Autumn Joy sedum is one of my favorite plants because it is so easy to grow and propagate. It is also extremely drought tolerant is is a wonderful food source for honey bees. Autumn Joy sedum flower heads are really made up of hundreds of tiny flowers, tightly clustered together on thick stems.
This photos is from the last snow in February 2008. Left to dry overwinter, the stems and flower heads not only provide architectural elements to the garden, but they keep providing food for insects and early orchard mason bees.
Goldenrod (Solidago) is the state flower of the Commonwealth of Kentucky, and it is one of my favorite flowers. Contrary to popular belief, goldenrod does not cause hayfever because the pollen is too thick to travel very far in the wind. Most of the autumn allergies contributed to goldenrod are actually caused by ragweed, which blooms at the same time. Goldenrod is the host plant to many insects, bugs and butterflies. There are over 18 different varieties of goldenrod native to Kentucky. I have several plots of goldenrod growing on my one acre property. <
I love this time of year, when the Sweet Autumn Clematis is blooming. I have two that are threatening to take over sections of my garden - and I LOVE it! This clematis is growing over my septic tank area and is the only plant - except for a snowball bush - that is growing in this area. All spring and summer, the clematis grows rapidly, spreading dark green leaves throughout the area. In late August or early September, when the blooms start coming on, the greenry disappears behind the canopy of white flowers.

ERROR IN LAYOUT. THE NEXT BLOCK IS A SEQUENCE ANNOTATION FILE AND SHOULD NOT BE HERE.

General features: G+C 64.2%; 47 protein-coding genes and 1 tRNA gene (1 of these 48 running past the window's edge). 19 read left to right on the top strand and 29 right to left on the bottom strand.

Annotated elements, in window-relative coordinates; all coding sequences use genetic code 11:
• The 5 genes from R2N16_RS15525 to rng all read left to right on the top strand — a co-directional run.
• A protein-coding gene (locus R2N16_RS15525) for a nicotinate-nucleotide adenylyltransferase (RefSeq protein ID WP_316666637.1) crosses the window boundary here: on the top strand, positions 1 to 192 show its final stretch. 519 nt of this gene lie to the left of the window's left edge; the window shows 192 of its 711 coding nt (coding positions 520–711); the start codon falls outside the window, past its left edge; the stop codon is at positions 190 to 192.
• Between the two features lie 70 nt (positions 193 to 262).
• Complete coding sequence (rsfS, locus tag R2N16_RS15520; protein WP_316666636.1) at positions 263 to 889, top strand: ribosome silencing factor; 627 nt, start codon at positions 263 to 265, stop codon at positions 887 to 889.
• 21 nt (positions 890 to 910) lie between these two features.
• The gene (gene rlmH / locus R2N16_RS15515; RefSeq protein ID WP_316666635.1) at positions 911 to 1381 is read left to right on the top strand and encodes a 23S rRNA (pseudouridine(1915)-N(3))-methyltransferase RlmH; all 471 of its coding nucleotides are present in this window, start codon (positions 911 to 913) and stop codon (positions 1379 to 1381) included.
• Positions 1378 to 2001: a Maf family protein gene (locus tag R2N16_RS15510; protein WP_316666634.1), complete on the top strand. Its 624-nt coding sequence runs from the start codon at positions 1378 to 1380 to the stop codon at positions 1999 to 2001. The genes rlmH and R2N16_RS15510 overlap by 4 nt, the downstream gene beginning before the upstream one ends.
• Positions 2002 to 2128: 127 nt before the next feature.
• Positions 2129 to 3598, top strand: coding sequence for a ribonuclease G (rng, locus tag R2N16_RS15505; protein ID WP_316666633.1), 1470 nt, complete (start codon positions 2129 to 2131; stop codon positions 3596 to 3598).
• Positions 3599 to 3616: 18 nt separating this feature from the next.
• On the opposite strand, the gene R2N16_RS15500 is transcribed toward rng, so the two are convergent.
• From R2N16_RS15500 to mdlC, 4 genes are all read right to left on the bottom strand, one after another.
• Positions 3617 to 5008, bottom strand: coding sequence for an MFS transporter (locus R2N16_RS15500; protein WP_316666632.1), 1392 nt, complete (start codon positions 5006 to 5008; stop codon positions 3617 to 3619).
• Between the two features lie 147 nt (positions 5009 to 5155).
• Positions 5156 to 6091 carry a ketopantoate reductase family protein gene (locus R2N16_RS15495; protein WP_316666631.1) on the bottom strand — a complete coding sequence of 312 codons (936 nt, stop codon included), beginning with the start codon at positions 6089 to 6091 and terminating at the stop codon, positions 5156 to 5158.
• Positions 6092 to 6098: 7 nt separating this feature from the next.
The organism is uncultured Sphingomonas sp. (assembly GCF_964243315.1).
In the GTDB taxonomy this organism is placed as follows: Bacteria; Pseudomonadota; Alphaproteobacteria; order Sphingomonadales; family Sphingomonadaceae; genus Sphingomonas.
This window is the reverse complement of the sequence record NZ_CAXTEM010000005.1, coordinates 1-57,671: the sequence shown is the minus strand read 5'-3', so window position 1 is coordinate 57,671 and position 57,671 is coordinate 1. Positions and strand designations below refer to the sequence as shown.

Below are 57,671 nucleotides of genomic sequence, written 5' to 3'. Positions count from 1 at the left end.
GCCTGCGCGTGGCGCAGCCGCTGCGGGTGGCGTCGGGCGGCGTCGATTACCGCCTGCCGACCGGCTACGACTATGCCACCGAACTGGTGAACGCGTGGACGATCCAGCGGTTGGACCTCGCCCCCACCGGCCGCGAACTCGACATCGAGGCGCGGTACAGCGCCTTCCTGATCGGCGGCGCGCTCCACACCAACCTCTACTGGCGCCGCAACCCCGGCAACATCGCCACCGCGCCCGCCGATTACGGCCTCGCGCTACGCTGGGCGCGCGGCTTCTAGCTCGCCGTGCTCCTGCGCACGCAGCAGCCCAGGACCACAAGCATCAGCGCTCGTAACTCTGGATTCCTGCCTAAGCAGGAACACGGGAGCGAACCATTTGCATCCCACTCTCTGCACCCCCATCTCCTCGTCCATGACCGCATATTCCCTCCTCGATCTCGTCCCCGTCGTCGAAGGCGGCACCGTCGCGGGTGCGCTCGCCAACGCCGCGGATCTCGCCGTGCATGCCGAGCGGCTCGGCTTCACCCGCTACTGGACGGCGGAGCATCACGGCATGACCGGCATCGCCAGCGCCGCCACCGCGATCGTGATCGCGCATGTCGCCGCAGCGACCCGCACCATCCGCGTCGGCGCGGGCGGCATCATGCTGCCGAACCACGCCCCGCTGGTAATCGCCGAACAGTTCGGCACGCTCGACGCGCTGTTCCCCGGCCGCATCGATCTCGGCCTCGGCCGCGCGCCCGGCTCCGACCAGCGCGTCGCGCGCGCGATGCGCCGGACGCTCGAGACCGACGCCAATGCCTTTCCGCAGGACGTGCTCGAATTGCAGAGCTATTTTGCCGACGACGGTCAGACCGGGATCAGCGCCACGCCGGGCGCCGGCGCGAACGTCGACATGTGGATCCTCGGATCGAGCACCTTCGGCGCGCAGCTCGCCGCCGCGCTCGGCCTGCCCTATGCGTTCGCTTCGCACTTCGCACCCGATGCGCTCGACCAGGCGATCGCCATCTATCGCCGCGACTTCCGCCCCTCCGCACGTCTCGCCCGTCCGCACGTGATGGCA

The individual flowers of the clematis are fairly small, but the profusion of petals makes a stunning sight when they start to bloom. And the smell - WOW - they smell wonderful! A light, sweet smell that fragrants the late afternoon air.
This clematis is threatening to take over my small shed. Light pruning in early spring helps to remove old growth, so this vine has grown this much in one season. (It is growing up a six foot post.)
It's getting close to time to mow my one acre backyard. The wildflowers have been beautiful, but most of them are now going to seed. I usually mow this area in late September, then I use the "hay" to seed bare areas in my meadow garden. The hay is full of wildflower seeds and this is an easy way for me to increase the size of the meadow garden. This photo shows the grass pathway I keep mowed through my meadow garden. This photo shows some of the drying grass in another area of the meadow garden.
It's that time of year again - time to plant the garlic. Although I'm no expert on growing garlic, this will be my second season and I'm looking forward to it. For more expert advice on growing garlice, check out Bifurcated Carrots - they always have GREAT advice! (This photo is from this past spring.)
I recently finished harvesting the last of my onions, so I will be planting my garlic in the same bed. After tilling up the soil, I amended it with some compost. I got my seed garlic from the local Southern States, so I only have one variety. One of these years, I'll try some new varities, but for now, I'm still learning.
I harvested about 3 dozens heads of garlic this spring and I was so proud! I'm hoping to increase my plantings this fall, so I'll have more garlic with the coming spring. (This photo is also from the spring.)
I am a married mother of 3 grown daughters and I have 2 granddaughters and 1 grandson. I currently have a gardening column in the Sunday's Advocate Messenger and I freelance for Kentucky Monthly magazine and Examiner.com.